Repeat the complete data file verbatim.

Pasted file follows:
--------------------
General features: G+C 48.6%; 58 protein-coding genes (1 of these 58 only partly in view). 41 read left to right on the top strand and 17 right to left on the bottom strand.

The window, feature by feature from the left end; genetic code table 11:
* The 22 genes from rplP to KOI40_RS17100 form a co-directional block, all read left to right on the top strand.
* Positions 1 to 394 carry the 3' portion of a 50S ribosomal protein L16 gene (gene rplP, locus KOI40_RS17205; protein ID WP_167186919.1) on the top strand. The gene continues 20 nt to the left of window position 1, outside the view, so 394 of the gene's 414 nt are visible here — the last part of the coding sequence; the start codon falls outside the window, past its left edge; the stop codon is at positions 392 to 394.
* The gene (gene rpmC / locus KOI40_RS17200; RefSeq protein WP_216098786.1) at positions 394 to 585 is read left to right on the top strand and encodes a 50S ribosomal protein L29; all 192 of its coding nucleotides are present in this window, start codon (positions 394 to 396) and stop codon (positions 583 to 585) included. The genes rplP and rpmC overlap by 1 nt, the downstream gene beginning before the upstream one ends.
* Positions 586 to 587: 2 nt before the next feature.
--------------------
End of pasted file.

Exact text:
General features: G+C 48.6%; 58 protein-coding genes (1 of these 58 only partly in view). 41 read left to right on the top strand and 17 right to left on the bottom strand.

The window, feature by feature from the left end; genetic code table 11:
* The 22 genes from rplP to KOI40_RS17100 form a co-directional block, all read left to right on the top strand.
* Positions 1 to 394 carry the 3' portion of a 50S ribosomal protein L16 gene (gene rplP, locus KOI40_RS17205; protein ID WP_167186919.1) on the top strand. The gene continues 20 nt to the left of window position 1, outside the view, so 394 of the gene's 414 nt are visible here — the last part of the coding sequence; the start codon falls outside the window, past its left edge; the stop codon is at positions 392 to 394.
* The gene (gene rpmC / locus KOI40_RS17200; RefSeq protein WP_216098786.1) at positions 394 to 585 is read left to right on the top strand and encodes a 50S ribosomal protein L29; all 192 of its coding nucleotides are present in this window, start codon (positions 394 to 396) and stop codon (positions 583 to 585) included. The genes rplP and rpmC overlap by 1 nt, the downstream gene beginning before the upstream one ends.
* Positions 586 to 587: 2 nt before the next feature.